Author(s): Jang MY, Yarborough OH rd, Conyers GB, McPhie P, Owens RA
Abstract Share this page
Abstract Adeno-associated virus serotype 2 (AAV-2) can preferentially integrate its DNA into a 4-kb region of human chromosome 19, designated AAVS1. The nicking activity of AAV-2's Rep68 or Rep78 proteins is essential for preferential integration. These proteins nick at the viral origin of DNA replication and at a similar site within AAVS1. The current nicking model suggests that the strand containing the nicking site is separated from its complementary strand prior to nicking. In AAV serotypes 1 through 6, the nicking site is flanked by a sequence that is predicted to form a stem-loop with standard Watson-Crick base pairing. The region flanking the nicking site in AAVS1 (5'-GGCGGCGGT/TGGGGCTCG-3' [the slash indicates the nicking site]) lacks extensive potential for Watson-Crick base pairing. We therefore performed an empirical search for a stable secondary structure. By comparing the migration of radiolabeled oligonucleotides containing wild-type or mutated sequences from the AAVS1 nicking site to appropriate standards, on native and denaturing polyacrylamide gels, we have found evidence that this region forms a stable secondary structure. Further confirmation was provided by circular dichroism analyses. We identified six bases that appear to be important in forming this putative secondary structure. Mutation of five of these bases, within the context of a double-stranded nicking substrate, reduces the ability of the substrate to be nicked by Rep78 in vitro. Four of these five bases are outside the previously recognized GTTGG nicking site motif and include parts of the CTC motif that has been demonstrated to be important for integration targeting.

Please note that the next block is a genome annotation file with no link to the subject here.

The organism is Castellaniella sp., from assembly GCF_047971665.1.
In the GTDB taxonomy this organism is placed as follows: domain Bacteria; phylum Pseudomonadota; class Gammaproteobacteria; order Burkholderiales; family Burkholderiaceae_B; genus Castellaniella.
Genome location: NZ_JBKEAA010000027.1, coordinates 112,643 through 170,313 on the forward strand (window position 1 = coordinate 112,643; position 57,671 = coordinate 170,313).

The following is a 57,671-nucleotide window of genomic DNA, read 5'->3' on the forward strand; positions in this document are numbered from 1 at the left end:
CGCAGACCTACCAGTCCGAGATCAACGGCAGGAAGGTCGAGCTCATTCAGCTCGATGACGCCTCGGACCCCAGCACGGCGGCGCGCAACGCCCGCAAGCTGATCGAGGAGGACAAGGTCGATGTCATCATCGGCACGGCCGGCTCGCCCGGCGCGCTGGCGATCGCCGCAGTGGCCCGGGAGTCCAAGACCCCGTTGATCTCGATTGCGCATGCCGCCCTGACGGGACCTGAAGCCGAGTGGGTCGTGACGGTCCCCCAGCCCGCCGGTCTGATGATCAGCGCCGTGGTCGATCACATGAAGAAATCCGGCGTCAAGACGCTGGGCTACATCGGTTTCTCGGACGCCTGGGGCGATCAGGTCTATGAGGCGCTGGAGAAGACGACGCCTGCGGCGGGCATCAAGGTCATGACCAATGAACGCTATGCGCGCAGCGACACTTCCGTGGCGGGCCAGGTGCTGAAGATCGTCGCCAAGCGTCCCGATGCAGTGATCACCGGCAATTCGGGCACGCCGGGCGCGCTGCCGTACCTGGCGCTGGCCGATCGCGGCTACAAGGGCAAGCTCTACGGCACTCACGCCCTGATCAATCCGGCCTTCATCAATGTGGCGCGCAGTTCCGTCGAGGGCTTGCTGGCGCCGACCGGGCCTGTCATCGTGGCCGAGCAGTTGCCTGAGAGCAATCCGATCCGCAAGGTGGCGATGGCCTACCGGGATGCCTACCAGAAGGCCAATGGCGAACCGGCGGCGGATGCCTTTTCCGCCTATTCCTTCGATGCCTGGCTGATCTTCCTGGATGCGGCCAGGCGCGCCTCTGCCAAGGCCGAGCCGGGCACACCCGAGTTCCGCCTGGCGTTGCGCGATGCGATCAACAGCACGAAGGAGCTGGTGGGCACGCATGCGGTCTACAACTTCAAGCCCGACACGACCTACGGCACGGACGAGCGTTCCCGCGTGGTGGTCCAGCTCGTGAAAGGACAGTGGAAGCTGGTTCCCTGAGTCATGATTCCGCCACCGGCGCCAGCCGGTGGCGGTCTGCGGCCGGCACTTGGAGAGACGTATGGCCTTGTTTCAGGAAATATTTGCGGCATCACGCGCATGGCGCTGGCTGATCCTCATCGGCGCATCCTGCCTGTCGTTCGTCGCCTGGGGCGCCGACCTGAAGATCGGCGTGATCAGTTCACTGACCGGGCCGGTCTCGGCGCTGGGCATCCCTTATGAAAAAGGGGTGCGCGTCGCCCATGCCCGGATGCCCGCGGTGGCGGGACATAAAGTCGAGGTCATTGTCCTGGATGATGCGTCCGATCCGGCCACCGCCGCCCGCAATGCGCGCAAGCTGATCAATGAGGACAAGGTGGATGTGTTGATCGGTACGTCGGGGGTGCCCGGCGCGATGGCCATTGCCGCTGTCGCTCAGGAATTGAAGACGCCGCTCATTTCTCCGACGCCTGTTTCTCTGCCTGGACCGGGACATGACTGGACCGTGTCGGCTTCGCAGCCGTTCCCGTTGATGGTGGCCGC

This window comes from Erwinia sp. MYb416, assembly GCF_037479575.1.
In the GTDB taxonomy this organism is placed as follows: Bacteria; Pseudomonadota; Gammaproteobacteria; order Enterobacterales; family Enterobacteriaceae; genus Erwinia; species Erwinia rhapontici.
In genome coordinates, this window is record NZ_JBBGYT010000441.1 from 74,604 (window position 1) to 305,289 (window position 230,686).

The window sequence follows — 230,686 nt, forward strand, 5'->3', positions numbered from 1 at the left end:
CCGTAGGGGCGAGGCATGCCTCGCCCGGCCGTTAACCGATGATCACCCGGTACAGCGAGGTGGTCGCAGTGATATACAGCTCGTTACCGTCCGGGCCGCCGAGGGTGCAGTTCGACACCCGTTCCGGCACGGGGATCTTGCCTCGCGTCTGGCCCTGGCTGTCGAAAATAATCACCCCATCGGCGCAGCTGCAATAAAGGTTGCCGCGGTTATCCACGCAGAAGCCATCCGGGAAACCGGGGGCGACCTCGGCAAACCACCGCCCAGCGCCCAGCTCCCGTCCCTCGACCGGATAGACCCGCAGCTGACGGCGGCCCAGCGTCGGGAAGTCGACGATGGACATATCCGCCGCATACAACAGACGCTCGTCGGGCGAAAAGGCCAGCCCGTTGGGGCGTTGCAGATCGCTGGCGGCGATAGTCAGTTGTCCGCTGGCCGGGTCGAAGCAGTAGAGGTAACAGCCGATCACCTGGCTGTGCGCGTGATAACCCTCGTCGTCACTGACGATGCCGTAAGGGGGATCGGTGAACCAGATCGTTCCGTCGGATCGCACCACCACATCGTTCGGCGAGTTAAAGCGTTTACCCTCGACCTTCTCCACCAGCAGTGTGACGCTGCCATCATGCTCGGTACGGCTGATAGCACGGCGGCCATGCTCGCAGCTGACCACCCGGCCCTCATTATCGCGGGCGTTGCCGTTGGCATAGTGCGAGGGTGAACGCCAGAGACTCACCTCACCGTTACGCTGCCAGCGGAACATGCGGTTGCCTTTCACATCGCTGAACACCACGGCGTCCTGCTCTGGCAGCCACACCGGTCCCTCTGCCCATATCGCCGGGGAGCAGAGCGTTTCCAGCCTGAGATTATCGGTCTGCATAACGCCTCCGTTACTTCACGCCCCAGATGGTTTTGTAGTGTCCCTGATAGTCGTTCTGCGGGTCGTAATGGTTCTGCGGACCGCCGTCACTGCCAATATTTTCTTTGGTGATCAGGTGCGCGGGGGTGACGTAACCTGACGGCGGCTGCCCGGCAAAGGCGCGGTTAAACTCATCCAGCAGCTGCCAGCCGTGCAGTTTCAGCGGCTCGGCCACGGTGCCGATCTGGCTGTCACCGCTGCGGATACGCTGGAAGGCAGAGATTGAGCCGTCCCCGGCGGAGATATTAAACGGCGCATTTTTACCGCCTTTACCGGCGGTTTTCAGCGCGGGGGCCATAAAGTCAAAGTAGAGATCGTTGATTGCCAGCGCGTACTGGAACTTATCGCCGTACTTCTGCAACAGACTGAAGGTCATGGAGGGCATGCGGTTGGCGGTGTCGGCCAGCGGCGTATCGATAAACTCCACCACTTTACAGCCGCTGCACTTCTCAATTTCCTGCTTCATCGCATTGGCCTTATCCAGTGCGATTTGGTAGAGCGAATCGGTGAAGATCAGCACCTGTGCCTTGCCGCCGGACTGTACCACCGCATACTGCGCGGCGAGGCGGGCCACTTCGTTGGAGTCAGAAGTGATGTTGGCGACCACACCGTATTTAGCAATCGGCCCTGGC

This article was published in J Virol
and referenced in Journal of Molecular and Genetic Medicine